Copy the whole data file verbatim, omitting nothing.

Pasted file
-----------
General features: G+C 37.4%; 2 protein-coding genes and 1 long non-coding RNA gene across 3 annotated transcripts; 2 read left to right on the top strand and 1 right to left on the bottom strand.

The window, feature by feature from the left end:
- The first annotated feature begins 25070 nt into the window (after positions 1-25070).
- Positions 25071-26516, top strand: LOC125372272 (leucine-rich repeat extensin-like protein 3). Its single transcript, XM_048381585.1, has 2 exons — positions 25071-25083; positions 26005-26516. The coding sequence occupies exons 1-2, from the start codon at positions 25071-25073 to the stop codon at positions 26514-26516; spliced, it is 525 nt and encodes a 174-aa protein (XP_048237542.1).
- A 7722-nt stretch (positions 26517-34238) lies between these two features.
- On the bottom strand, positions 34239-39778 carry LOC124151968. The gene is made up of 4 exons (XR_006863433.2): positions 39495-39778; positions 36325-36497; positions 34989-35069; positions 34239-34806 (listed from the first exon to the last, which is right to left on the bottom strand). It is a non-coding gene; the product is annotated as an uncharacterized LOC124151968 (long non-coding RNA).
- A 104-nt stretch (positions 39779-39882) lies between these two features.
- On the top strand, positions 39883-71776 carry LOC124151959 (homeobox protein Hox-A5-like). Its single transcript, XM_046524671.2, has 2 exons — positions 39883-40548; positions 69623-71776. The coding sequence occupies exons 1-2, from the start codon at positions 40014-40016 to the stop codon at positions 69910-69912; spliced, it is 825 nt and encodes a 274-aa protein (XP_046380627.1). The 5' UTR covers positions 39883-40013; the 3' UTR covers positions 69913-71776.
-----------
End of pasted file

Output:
General features: G+C 37.4%; 2 protein-coding genes and 1 long non-coding RNA gene across 3 annotated transcripts; 2 read left to right on the top strand and 1 right to left on the bottom strand.

The window, feature by feature from the left end:
- The first annotated feature begins 25070 nt into the window (after positions 1-25070).
- Positions 25071-26516, top strand: LOC125372272 (leucine-rich repeat extensin-like protein 3). Its single transcript, XM_048381585.1, has 2 exons — positions 25071-25083; positions 26005-26516. The coding sequence occupies exons 1-2, from the start codon at positions 25071-25073 to the stop codon at positions 26514-26516; spliced, it is 525 nt and encodes a 174-aa protein (XP_048237542.1).
- A 7722-nt stretch (positions 26517-34238) lies between these two features.
- On the bottom strand, positions 34239-39778 carry LOC124151968. The gene is made up of 4 exons (XR_006863433.2): positions 39495-39778; positions 36325-36497; positions 34989-35069; positions 34239-34806 (listed from the first exon to the last, which is right to left on the bottom strand). It is a non-coding gene; the product is annotated as an uncharacterized LOC124151968 (long non-coding RNA).
- A 104-nt stretch (positions 39779-39882) lies between these two features.
- On the top strand, positions 39883-71776 carry LOC124151959 (homeobox protein Hox-A5-like). Its single transcript, XM_046524671.2, has 2 exons — positions 39883-40548; positions 69623-71776. The coding sequence occupies exons 1-2, from the start codon at positions 40014-40016 to the stop codon at positions 69910-69912; spliced, it is 825 nt and encodes a 274-aa protein (XP_046380627.1). The 5' UTR covers positions 39883-40013; the 3' UTR covers positions 69913-71776.